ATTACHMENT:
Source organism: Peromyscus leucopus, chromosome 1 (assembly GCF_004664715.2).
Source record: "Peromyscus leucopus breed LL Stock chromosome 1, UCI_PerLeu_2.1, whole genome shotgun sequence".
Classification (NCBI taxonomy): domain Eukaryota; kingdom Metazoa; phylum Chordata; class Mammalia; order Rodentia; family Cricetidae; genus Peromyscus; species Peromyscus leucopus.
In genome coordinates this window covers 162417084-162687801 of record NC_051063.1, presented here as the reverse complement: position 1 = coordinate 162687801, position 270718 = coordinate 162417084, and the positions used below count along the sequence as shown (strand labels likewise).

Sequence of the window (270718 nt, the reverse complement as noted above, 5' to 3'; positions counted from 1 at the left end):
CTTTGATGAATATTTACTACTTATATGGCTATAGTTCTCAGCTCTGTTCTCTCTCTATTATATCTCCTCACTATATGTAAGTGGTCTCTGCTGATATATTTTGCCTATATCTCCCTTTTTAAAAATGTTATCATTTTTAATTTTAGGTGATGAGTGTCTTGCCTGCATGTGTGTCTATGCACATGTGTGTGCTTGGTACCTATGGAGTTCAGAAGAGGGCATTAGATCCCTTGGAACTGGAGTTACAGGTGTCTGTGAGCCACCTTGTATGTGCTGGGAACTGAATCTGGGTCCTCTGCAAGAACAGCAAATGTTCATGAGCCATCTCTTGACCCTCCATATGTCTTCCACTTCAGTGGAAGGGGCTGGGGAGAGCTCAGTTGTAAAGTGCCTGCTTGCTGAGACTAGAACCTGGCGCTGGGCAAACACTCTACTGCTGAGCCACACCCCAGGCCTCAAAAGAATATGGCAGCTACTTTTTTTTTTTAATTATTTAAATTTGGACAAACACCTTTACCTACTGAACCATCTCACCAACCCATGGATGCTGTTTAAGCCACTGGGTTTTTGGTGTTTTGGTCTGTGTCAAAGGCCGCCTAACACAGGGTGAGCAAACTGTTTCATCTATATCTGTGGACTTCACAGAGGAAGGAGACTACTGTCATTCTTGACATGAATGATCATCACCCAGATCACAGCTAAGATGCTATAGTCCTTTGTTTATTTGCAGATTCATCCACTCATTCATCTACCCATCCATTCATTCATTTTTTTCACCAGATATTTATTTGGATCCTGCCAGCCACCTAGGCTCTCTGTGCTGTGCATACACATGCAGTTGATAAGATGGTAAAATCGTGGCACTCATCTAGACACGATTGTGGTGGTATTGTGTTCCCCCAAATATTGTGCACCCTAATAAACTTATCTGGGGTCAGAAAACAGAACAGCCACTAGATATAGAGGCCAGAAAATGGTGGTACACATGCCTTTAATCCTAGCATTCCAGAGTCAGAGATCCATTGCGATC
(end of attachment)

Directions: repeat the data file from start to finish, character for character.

Source organism: Peromyscus leucopus, chromosome 1 (assembly GCF_004664715.2).
Source record: "Peromyscus leucopus breed LL Stock chromosome 1, UCI_PerLeu_2.1, whole genome shotgun sequence".
Classification (NCBI taxonomy): domain Eukaryota; kingdom Metazoa; phylum Chordata; class Mammalia; order Rodentia; family Cricetidae; genus Peromyscus; species Peromyscus leucopus.
In genome coordinates this window covers 162417084-162687801 of record NC_051063.1, presented here as the reverse complement: position 1 = coordinate 162687801, position 270718 = coordinate 162417084, and the positions used below count along the sequence as shown (strand labels likewise).

Sequence of the window (270718 nt, the reverse complement as noted above, 5' to 3'; positions counted from 1 at the left end):
CTTTGATGAATATTTACTACTTATATGGCTATAGTTCTCAGCTCTGTTCTCTCTCTATTATATCTCCTCACTATATGTAAGTGGTCTCTGCTGATATATTTTGCCTATATCTCCCTTTTTAAAAATGTTATCATTTTTAATTTTAGGTGATGAGTGTCTTGCCTGCATGTGTGTCTATGCACATGTGTGTGCTTGGTACCTATGGAGTTCAGAAGAGGGCATTAGATCCCTTGGAACTGGAGTTACAGGTGTCTGTGAGCCACCTTGTATGTGCTGGGAACTGAATCTGGGTCCTCTGCAAGAACAGCAAATGTTCATGAGCCATCTCTTGACCCTCCATATGTCTTCCACTTCAGTGGAAGGGGCTGGGGAGAGCTCAGTTGTAAAGTGCCTGCTTGCTGAGACTAGAACCTGGCGCTGGGCAAACACTCTACTGCTGAGCCACACCCCAGGCCTCAAAAGAATATGGCAGCTACTTTTTTTTTTTAATTATTTAAATTTGGACAAACACCTTTACCTACTGAACCATCTCACCAACCCATGGATGCTGTTTAAGCCACTGGGTTTTTGGTGTTTTGGTCTGTGTCAAAGGCCGCCTAACACAGGGTGAGCAAACTGTTTCATCTATATCTGTGGACTTCACAGAGGAAGGAGACTACTGTCATTCTTGACATGAATGATCATCACCCAGATCACAGCTAAGATGCTATAGTCCTTTGTTTATTTGCAGATTCATCCACTCATTCATCTACCCATCCATTCATTCATTTTTTTCACCAGATATTTATTTGGATCCTGCCAGCCACCTAGGCTCTCTGTGCTGTGCATACACATGCAGTTGATAAGATGGTAAAATCGTGGCACTCATCTAGACACGATTGTGGTGGTATTGTGTTCCCCCAAATATTGTGCACCCTAATAAACTTATCTGGGGTCAGAAAACAGAACAGCCACTAGATATAGAGGCCAGAAAATGGTGGTACACATGCCTTTAATCCTAGCATTCCAGAGTCAGAGATCCATTGCGATC